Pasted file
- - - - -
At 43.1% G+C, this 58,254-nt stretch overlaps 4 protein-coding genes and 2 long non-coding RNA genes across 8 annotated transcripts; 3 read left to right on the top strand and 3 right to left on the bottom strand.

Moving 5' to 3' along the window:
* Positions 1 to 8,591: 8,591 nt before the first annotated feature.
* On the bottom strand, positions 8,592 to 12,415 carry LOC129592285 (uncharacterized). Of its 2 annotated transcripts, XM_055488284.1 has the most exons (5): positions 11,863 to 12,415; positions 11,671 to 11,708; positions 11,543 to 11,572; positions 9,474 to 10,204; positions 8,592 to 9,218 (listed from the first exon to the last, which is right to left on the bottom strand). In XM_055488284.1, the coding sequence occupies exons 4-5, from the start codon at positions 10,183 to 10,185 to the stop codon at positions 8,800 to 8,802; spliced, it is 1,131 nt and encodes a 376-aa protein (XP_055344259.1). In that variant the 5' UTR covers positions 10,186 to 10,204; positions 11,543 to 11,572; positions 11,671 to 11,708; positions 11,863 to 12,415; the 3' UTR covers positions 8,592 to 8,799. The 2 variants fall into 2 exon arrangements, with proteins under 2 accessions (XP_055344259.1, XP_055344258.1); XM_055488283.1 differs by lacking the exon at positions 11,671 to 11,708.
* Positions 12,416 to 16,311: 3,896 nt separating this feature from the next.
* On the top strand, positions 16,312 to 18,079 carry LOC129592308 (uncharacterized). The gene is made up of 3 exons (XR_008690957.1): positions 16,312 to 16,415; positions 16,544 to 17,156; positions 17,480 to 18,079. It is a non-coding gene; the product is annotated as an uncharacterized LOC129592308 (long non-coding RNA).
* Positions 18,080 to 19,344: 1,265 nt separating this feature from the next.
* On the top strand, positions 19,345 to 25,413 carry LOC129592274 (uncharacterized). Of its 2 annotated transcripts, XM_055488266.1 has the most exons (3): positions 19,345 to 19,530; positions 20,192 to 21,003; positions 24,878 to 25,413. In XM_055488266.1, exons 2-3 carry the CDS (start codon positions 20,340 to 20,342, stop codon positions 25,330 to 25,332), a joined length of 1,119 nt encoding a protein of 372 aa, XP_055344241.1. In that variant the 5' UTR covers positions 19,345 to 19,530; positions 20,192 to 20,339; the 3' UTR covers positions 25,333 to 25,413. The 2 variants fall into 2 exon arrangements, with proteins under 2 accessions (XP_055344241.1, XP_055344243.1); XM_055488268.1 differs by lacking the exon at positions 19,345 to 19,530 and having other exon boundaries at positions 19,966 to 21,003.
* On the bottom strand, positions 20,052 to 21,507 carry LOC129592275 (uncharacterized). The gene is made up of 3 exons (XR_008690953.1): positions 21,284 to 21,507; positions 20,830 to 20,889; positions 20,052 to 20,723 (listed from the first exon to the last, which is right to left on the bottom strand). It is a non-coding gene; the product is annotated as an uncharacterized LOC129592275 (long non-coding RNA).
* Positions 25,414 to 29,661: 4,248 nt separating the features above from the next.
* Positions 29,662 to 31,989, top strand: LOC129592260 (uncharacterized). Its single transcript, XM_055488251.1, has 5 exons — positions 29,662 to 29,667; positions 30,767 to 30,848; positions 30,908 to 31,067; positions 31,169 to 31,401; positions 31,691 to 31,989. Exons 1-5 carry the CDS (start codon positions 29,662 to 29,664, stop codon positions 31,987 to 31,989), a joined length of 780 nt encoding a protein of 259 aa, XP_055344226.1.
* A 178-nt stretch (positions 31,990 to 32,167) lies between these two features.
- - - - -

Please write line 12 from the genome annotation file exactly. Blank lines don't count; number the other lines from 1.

* A 178-nt stretch (positions 31,990 to 32,167) lies between these two features.